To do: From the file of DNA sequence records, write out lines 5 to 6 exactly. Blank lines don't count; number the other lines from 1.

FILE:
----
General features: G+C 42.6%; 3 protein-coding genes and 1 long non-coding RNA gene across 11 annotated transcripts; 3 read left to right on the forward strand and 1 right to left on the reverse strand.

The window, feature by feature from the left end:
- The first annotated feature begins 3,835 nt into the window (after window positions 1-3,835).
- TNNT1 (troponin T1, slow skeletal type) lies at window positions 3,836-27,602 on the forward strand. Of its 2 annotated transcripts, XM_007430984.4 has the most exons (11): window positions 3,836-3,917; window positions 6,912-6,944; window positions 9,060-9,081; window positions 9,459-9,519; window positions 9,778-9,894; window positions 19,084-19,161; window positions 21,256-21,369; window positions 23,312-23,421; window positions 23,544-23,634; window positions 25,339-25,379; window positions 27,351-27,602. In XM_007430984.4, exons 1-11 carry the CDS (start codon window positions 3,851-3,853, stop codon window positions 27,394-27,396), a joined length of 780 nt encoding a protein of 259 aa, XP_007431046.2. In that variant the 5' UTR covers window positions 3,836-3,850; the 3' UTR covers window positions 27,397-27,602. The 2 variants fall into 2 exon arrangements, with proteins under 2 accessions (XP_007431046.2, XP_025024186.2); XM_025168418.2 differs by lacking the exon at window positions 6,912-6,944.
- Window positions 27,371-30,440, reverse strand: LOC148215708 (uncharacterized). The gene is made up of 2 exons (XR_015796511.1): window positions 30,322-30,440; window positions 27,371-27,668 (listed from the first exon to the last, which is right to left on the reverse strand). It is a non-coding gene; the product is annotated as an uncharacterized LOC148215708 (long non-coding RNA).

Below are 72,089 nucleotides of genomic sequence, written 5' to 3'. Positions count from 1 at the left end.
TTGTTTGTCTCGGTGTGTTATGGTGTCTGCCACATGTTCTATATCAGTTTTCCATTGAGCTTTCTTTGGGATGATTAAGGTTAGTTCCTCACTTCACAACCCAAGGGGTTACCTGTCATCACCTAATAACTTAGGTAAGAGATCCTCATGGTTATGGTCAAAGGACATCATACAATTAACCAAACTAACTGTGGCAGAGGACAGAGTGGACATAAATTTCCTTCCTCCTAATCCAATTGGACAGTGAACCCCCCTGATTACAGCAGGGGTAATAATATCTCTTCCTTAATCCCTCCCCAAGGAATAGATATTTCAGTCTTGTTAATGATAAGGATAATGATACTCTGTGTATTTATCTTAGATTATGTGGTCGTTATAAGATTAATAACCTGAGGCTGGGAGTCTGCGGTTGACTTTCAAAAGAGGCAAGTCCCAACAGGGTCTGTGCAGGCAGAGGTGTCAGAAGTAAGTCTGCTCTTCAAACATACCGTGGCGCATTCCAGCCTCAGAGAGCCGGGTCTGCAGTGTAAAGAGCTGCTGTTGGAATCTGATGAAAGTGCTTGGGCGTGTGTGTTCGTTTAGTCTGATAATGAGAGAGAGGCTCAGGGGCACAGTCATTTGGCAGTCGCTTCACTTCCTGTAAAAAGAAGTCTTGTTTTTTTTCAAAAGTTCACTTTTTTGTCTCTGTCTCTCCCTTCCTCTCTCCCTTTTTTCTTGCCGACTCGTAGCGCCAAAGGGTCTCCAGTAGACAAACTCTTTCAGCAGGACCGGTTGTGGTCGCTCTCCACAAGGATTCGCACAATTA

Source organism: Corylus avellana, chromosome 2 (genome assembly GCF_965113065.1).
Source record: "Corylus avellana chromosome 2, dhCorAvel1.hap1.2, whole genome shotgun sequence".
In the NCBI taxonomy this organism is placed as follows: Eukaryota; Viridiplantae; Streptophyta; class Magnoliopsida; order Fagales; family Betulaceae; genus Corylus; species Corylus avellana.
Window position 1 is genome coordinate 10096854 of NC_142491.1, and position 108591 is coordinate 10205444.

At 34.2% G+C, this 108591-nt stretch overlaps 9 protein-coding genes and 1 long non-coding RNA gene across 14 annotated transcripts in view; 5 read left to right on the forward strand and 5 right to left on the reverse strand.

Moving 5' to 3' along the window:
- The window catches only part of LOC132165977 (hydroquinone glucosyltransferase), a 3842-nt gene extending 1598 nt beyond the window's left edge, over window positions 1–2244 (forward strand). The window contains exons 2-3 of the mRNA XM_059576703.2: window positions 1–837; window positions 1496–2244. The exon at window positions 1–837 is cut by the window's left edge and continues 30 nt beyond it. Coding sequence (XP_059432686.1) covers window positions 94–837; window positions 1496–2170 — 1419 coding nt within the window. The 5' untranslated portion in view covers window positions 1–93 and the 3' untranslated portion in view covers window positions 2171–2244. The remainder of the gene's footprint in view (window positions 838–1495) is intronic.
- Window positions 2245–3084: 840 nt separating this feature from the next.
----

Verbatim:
- Window positions 27,371-30,440, reverse strand: LOC148215708 (uncharacterized). The gene is made up of 2 exons (XR_015796511.1): window positions 30,322-30,440; window positions 27,371-27,668 (listed from the first exon to the last, which is right to left on the reverse strand). It is a non-coding gene; the product is annotated as an uncharacterized LOC148215708 (long non-coding RNA).

Below are 72,089 nucleotides of genomic sequence, written 5' to 3'. Positions count from 1 at the left end.